Over 115 cities and municipalities (nearly all of which are in America) are covered by ShotSpotter’s 18,000 sensors that have alerted on more than 230,000 gunshots. All that data is being used to add additional value such as “data driven patrol planning” which helps under-resourced police departments figure out the best places to be and at what times. Best of all, the whole thing is available via a software-as-aservice (SaaS) business model which is showing rapid growth and the potential for strong profitability in the future with a 100% retention rate recorded for the past three years running.

Credit: ShotSpotter

For 2020, their two largest customers, City of Chicago and City of New York, accounted for 18% and 15% of their revenues, respectively.

The market for what ShotSpotter refers to as “precision policing” isn’t all that big – a $2 billion total addressable market (TAM).

Credit: ShotSpotter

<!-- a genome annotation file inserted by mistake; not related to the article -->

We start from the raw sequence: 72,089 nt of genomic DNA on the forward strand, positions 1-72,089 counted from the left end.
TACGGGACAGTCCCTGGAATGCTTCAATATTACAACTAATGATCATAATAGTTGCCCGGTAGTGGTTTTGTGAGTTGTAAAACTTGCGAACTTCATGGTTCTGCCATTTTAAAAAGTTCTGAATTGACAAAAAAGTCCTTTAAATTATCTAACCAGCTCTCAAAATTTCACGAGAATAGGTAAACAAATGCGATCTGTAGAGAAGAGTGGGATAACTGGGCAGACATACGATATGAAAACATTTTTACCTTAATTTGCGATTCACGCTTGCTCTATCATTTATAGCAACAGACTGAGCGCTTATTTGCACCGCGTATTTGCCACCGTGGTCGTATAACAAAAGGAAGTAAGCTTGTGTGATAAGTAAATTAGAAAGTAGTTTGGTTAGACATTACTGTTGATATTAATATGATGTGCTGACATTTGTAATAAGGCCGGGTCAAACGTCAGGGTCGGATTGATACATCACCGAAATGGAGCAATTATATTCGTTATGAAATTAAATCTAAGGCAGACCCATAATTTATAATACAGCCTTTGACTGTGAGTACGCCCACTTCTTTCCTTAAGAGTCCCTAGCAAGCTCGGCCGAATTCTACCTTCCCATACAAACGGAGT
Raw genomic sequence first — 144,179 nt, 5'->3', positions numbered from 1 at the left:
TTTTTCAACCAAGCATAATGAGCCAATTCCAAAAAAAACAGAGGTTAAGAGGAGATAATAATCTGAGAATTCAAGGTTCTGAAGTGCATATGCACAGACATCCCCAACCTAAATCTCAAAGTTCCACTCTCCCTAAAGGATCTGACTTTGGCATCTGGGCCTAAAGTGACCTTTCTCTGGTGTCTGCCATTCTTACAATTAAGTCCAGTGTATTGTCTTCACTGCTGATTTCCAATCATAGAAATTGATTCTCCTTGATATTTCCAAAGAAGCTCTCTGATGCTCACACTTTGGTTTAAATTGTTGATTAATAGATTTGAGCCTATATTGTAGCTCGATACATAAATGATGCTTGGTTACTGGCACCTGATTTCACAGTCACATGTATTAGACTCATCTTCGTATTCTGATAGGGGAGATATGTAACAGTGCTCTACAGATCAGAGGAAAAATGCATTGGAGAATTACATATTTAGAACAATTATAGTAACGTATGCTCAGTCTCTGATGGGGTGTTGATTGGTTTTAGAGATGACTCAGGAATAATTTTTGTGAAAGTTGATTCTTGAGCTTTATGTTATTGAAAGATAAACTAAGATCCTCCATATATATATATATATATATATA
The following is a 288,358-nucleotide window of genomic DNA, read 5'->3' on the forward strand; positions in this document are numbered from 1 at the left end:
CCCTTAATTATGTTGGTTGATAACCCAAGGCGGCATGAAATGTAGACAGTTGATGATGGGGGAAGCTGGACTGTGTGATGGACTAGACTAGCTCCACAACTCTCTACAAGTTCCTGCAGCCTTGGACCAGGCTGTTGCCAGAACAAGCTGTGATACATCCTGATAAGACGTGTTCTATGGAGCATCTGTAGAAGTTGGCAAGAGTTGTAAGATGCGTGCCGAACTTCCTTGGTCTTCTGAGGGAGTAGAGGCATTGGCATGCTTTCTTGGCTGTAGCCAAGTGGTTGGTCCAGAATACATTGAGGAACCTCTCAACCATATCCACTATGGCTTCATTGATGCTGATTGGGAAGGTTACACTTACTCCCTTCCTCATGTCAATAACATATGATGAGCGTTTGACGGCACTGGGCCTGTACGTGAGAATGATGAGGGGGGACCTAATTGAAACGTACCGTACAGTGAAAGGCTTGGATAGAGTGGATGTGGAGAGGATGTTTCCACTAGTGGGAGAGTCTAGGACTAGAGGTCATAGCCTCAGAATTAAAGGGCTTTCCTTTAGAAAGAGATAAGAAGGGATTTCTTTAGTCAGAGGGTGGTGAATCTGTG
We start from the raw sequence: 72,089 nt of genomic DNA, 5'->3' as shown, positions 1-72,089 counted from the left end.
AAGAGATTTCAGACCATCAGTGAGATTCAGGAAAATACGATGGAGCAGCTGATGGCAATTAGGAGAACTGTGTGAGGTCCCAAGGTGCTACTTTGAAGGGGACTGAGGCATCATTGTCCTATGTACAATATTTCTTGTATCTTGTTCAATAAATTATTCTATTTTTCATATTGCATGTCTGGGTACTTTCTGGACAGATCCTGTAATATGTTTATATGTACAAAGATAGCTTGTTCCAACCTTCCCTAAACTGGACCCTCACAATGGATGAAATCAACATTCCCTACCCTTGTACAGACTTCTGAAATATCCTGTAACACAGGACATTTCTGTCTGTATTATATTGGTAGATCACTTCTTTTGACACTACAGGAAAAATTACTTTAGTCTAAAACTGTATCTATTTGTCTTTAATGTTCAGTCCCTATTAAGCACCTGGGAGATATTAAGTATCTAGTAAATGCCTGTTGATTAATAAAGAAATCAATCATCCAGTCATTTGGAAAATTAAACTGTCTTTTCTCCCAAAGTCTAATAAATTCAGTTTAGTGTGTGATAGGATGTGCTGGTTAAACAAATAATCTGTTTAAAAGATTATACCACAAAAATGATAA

That’s where ShotSpotter needs to look beyond their core platform for additional opportunities to expand their product offering.

Beyond ShotSpotter

ShotSpotter has put themselves in somewhat of a bind by naming their firm after their core product. This makes it more difficult to brand themselves as a company that offers public safety solutions outside of just a gunshot detection platform. Surprisingly, the company doesn’t articulate these aspirations very strongly in their investor deck, and they certainly should. Once you have your hands in the pockets of law enforcement communities around the globe, especially ones that love your product, selling them more things becomes easier.